- Malaise, fatigue, weight loss, fever, myalgia and arthralgia.
- Myositis following unaccustomed exercise has been reported.
- Other causes of systemic vasculitis:
- Wegener's granulomatosis and microscopic polyangiitis are also vasculitic syndromes involving small- and medium-sized vessels that are associated with antibodies to neutrophil cytoplasmic antigens.
- Antineutrophil cytoplasmic antibodies (ANCA): 70% of patients are perinuclear staining (p-ANCA) positive (antimyeloperoxidase antibodies).
- Other likely findings include eosinophilia and anaemia on the FBC; elevated ESR and CRP; elevated serum creatinine; increased serum IgE levels, hypergammaglobulinaemia; proteinuria, microscopic haematuria and red blood cell casts in the urine.
- Chest X-ray: pulmonary opacities, transient pulmonary infiltrates, pleural effusions.
- Pulmonary CT scan: peripheral areas of parenchymal consolidation with ground-glass attenuation similar to chronic eosinophilic pneumonia.
- Bronchiolar lavage yields eosinophilia in 33% of cases.
- Biopsy: the characteristic changes, found especially in the lung, include small necrotising granulomas, as well as necrotising vasculitis involving small arteries and venules.
- Other investigations are indicated for the complications of the disease and specific organ system involvement.
- High-dose steroids are usually adequate for treatment.
- Cyclophosphamide is administered in patients with severe or life-threatening complications. Azathioprine is also used.
- Other treatments include intravenous immune globulin, interferon-alpha and plasma exchange.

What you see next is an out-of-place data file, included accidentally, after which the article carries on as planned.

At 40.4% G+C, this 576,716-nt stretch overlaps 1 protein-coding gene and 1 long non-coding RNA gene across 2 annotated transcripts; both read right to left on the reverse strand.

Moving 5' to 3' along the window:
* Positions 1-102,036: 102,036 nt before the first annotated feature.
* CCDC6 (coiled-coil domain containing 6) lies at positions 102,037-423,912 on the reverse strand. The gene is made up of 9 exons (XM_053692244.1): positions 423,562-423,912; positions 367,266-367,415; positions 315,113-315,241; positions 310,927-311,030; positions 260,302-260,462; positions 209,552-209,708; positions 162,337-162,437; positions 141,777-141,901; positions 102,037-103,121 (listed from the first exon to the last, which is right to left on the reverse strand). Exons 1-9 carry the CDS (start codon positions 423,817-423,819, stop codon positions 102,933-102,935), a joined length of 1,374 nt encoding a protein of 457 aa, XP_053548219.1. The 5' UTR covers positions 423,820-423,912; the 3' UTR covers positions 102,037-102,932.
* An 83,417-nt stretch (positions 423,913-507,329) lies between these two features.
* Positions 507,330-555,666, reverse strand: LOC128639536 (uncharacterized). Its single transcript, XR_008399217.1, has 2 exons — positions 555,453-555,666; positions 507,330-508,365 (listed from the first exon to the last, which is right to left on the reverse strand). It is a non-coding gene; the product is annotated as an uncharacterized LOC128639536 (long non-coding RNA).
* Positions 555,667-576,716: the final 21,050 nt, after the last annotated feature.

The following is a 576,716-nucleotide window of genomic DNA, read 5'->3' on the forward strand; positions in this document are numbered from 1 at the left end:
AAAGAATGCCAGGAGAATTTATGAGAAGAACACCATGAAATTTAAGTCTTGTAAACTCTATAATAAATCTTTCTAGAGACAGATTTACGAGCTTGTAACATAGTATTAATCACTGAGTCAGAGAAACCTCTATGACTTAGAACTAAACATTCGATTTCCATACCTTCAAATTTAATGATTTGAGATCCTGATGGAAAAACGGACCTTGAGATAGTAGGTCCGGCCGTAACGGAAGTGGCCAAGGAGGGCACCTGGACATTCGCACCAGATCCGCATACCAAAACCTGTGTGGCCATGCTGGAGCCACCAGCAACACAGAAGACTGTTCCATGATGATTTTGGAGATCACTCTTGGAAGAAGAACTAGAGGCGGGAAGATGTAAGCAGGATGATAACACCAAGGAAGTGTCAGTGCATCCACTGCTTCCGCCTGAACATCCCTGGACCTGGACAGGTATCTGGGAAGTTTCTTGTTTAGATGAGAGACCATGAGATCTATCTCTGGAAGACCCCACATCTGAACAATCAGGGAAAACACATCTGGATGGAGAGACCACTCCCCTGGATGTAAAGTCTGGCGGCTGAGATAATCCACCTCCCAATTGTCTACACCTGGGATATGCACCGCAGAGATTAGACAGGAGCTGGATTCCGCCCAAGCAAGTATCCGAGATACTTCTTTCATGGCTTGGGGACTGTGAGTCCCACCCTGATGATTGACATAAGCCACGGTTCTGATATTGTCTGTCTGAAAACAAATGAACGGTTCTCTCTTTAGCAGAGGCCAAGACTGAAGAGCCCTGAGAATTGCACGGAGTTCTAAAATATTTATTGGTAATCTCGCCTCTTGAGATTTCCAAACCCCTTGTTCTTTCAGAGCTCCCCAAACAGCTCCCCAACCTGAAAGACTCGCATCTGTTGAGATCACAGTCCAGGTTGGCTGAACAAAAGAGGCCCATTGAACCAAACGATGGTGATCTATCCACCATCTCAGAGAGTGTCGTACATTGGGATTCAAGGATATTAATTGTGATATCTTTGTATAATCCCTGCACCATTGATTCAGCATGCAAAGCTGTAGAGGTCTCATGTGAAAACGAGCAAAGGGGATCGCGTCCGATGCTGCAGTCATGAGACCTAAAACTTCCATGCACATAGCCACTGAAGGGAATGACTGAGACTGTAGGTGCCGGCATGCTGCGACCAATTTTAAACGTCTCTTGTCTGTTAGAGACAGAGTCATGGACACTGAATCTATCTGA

- Successful use of rituximab has been reported.
- Oral tacrolimus in combination with methylprednisolone and cyclophosphamide was used successfully in the treatment of a child severely ill with CSS.
- Gastrointestinal transplantation in a patient with severe gastrointestinal involvement has been reported.
- Complications of vasculitis depend on the specific organ system involvement.
- Cardiac and neurological complications are particularly serious and are more likely in patients with a delayed diagnosis.
- Although the overall prognosis is good, and treatment with prednisone alone or in combination with immunosuppressive drugs is usually successful, severe asthma typically persists.
- Relapses are not uncommon.
- Diffuse organ involvement of Churg-Strauss syndrome, especially cardiovascular and rare involvement of the CNS and renal system, suggests a poorer prognosis and can be fatal.
- Without treatment, the five-year survival rate is about 25%.
- With treatment, the one-year survival rate is 90% and the five-year survival rate is 62%.